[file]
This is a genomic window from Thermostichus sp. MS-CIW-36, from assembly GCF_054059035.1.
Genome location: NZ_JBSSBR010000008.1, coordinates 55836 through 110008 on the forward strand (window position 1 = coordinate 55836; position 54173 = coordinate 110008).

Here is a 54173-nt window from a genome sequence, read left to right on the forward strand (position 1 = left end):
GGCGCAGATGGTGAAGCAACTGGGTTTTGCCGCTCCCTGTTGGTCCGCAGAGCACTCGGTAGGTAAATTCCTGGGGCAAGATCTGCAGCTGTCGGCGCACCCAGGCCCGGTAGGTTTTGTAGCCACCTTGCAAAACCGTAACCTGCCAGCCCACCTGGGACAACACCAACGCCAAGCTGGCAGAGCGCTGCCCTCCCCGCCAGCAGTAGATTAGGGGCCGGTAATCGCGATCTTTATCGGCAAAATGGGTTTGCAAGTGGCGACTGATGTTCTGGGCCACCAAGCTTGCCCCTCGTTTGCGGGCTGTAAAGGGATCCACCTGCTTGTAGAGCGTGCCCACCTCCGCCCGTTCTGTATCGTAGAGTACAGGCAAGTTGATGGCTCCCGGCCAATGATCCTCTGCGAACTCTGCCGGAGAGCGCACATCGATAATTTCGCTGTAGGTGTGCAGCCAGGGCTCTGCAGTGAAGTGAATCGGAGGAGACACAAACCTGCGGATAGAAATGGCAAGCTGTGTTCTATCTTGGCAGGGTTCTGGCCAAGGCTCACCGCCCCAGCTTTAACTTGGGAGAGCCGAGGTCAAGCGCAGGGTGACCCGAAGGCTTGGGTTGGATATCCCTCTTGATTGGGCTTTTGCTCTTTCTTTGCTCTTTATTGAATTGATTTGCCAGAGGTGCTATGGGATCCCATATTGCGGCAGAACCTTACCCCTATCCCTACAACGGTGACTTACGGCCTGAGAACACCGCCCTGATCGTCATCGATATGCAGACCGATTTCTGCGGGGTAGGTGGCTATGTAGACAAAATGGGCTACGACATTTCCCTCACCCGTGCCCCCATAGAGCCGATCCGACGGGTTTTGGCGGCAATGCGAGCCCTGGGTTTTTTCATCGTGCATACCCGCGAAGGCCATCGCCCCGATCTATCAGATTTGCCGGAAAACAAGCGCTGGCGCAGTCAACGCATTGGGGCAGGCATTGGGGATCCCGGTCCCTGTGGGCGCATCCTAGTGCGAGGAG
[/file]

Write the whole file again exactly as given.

This is a genomic window from Thermostichus sp. MS-CIW-36, from assembly GCF_054059035.1.
Genome location: NZ_JBSSBR010000008.1, coordinates 55836 through 110008 on the forward strand (window position 1 = coordinate 55836; position 54173 = coordinate 110008).

Here is a 54173-nt window from a genome sequence, read left to right on the forward strand (position 1 = left end):
GGCGCAGATGGTGAAGCAACTGGGTTTTGCCGCTCCCTGTTGGTCCGCAGAGCACTCGGTAGGTAAATTCCTGGGGCAAGATCTGCAGCTGTCGGCGCACCCAGGCCCGGTAGGTTTTGTAGCCACCTTGCAAAACCGTAACCTGCCAGCCCACCTGGGACAACACCAACGCCAAGCTGGCAGAGCGCTGCCCTCCCCGCCAGCAGTAGATTAGGGGCCGGTAATCGCGATCTTTATCGGCAAAATGGGTTTGCAAGTGGCGACTGATGTTCTGGGCCACCAAGCTTGCCCCTCGTTTGCGGGCTGTAAAGGGATCCACCTGCTTGTAGAGCGTGCCCACCTCCGCCCGTTCTGTATCGTAGAGTACAGGCAAGTTGATGGCTCCCGGCCAATGATCCTCTGCGAACTCTGCCGGAGAGCGCACATCGATAATTTCGCTGTAGGTGTGCAGCCAGGGCTCTGCAGTGAAGTGAATCGGAGGAGACACAAACCTGCGGATAGAAATGGCAAGCTGTGTTCTATCTTGGCAGGGTTCTGGCCAAGGCTCACCGCCCCAGCTTTAACTTGGGAGAGCCGAGGTCAAGCGCAGGGTGACCCGAAGGCTTGGGTTGGATATCCCTCTTGATTGGGCTTTTGCTCTTTCTTTGCTCTTTATTGAATTGATTTGCCAGAGGTGCTATGGGATCCCATATTGCGGCAGAACCTTACCCCTATCCCTACAACGGTGACTTACGGCCTGAGAACACCGCCCTGATCGTCATCGATATGCAGACCGATTTCTGCGGGGTAGGTGGCTATGTAGACAAAATGGGCTACGACATTTCCCTCACCCGTGCCCCCATAGAGCCGATCCGACGGGTTTTGGCGGCAATGCGAGCCCTGGGTTTTTTCATCGTGCATACCCGCGAAGGCCATCGCCCCGATCTATCAGATTTGCCGGAAAACAAGCGCTGGCGCAGTCAACGCATTGGGGCAGGCATTGGGGATCCCGGTCCCTGTGGGCGCATCCTAGTGCGAGGAG